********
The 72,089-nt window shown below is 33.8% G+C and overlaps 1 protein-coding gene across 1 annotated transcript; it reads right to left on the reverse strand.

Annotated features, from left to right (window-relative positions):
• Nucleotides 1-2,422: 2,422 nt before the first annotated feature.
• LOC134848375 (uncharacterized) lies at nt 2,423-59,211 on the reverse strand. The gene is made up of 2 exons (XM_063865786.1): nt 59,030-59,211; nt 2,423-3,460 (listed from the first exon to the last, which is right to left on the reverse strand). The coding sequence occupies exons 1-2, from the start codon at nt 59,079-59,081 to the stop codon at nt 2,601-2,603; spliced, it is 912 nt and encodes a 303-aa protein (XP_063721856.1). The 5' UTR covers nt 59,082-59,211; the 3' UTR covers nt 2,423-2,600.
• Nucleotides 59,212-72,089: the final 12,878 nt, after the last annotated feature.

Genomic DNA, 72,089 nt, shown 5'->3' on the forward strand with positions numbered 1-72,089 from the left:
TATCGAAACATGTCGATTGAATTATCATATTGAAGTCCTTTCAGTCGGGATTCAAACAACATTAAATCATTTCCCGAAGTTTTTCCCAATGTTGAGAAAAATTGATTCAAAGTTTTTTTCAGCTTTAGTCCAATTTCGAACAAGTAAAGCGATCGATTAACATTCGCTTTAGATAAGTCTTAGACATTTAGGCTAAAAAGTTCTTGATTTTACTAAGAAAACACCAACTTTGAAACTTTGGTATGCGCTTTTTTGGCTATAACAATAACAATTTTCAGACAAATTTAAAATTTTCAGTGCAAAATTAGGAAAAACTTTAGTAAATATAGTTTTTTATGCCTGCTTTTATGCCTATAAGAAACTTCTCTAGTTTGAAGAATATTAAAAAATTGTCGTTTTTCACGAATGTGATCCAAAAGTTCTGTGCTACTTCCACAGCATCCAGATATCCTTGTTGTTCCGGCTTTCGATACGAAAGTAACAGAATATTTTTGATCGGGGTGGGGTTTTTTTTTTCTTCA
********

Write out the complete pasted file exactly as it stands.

The 72,089-nt window shown below is 33.8% G+C and overlaps 1 protein-coding gene across 1 annotated transcript; it reads right to left on the reverse strand.

Annotated features, from left to right (window-relative positions):
• Nucleotides 1-2,422: 2,422 nt before the first annotated feature.
• LOC134848375 (uncharacterized) lies at nt 2,423-59,211 on the reverse strand. The gene is made up of 2 exons (XM_063865786.1): nt 59,030-59,211; nt 2,423-3,460 (listed from the first exon to the last, which is right to left on the reverse strand). The coding sequence occupies exons 1-2, from the start codon at nt 59,079-59,081 to the stop codon at nt 2,601-2,603; spliced, it is 912 nt and encodes a 303-aa protein (XP_063721856.1). The 5' UTR covers nt 59,082-59,211; the 3' UTR covers nt 2,423-2,600.
• Nucleotides 59,212-72,089: the final 12,878 nt, after the last annotated feature.

Genomic DNA, 72,089 nt, shown 5'->3' on the forward strand with positions numbered 1-72,089 from the left:
TATCGAAACATGTCGATTGAATTATCATATTGAAGTCCTTTCAGTCGGGATTCAAACAACATTAAATCATTTCCCGAAGTTTTTCCCAATGTTGAGAAAAATTGATTCAAAGTTTTTTTCAGCTTTAGTCCAATTTCGAACAAGTAAAGCGATCGATTAACATTCGCTTTAGATAAGTCTTAGACATTTAGGCTAAAAAGTTCTTGATTTTACTAAGAAAACACCAACTTTGAAACTTTGGTATGCGCTTTTTTGGCTATAACAATAACAATTTTCAGACAAATTTAAAATTTTCAGTGCAAAATTAGGAAAAACTTTAGTAAATATAGTTTTTTATGCCTGCTTTTATGCCTATAAGAAACTTCTCTAGTTTGAAGAATATTAAAAAATTGTCGTTTTTCACGAATGTGATCCAAAAGTTCTGTGCTACTTCCACAGCATCCAGATATCCTTGTTGTTCCGGCTTTCGATACGAAAGTAACAGAATATTTTTGATCGGGGTGGGGTTTTTTTTTTCTTCA